Music

Tierra Whack Addresses Colorism In The Music Industry

In a new profile with Teen Vogue, emerging rapper Tierra Whack addresses one of the music industry’s most poorly-kept and prevalent dirty secrets: Colorism. As one of only a handful of emerging female rappers to have darker skin, she says that she struggled with “low self-esteem” and has noticed that many of the performers receiving much of the limelight tend to be lighter-skinned, but that she won’t let that discourage her from showing up.

“I recognize [that] I am dark,” she admits. “I remember being younger and being teased for my skin being darker. My mom, she just was always there like, ‘You have to love yourself.’ Seeing Lauryn [Hill] and then seeing Missy [Elliott] — they were making it. I don’t think Missy was like, ‘I’m going to be a dark girl making it.’ I think she just did it. You just do it… If I could change [colorism in the industry], that would be really nice.”

However, she says, “it’s not my focus.” Instead, she confesses that she’s a little more self-possessed: “I just want to do what I feel inside and make it work to the best of my ability and whatever comes with it, comes with it. I can’t change how I look. That’s how I showed up, in my dark skin. I dress kind of cool. Either y’all gon’ take it or not.”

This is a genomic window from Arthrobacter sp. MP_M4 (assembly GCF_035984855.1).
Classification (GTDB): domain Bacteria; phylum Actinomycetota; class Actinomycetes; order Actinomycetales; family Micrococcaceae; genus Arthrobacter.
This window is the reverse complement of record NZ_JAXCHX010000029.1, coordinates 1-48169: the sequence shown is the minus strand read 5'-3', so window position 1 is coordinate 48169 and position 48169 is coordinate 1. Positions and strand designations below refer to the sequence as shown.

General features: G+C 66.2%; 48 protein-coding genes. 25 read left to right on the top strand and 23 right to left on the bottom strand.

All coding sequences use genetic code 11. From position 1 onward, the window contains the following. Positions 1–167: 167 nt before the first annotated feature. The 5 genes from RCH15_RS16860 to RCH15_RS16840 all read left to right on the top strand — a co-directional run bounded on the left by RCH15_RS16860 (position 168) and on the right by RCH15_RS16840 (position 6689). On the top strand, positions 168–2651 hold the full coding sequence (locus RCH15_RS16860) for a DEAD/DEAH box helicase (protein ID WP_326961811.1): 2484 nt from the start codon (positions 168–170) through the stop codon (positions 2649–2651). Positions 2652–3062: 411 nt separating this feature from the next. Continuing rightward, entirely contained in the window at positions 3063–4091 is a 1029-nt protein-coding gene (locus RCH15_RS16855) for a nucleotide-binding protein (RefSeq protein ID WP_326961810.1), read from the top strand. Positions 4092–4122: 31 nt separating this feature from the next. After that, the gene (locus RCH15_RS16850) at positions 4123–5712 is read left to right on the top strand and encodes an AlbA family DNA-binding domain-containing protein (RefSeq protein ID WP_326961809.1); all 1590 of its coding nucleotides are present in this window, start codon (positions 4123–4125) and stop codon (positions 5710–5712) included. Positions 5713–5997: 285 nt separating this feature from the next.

Fortunately for Whack, her video for “Mumbo Jumbo” and her appearance on Beyonce’s The Lion King: The Gift have earned her Grammy nominations and more attention, allowing her to become a beacon of representation in the industry along with rappers like Rapsody, Dej Loaf, Kash Doll, Kamaiyah, and Dreezy. Slowly but surely, the industry is beginning to shake off its old ways; from the emergence of stars like Lizzo, Megan Thee Stallion, and Normani to Tierra Whack’s own impending superstardom, the rap and R&B music world has begun to reflect the variety of the wider world we live in.

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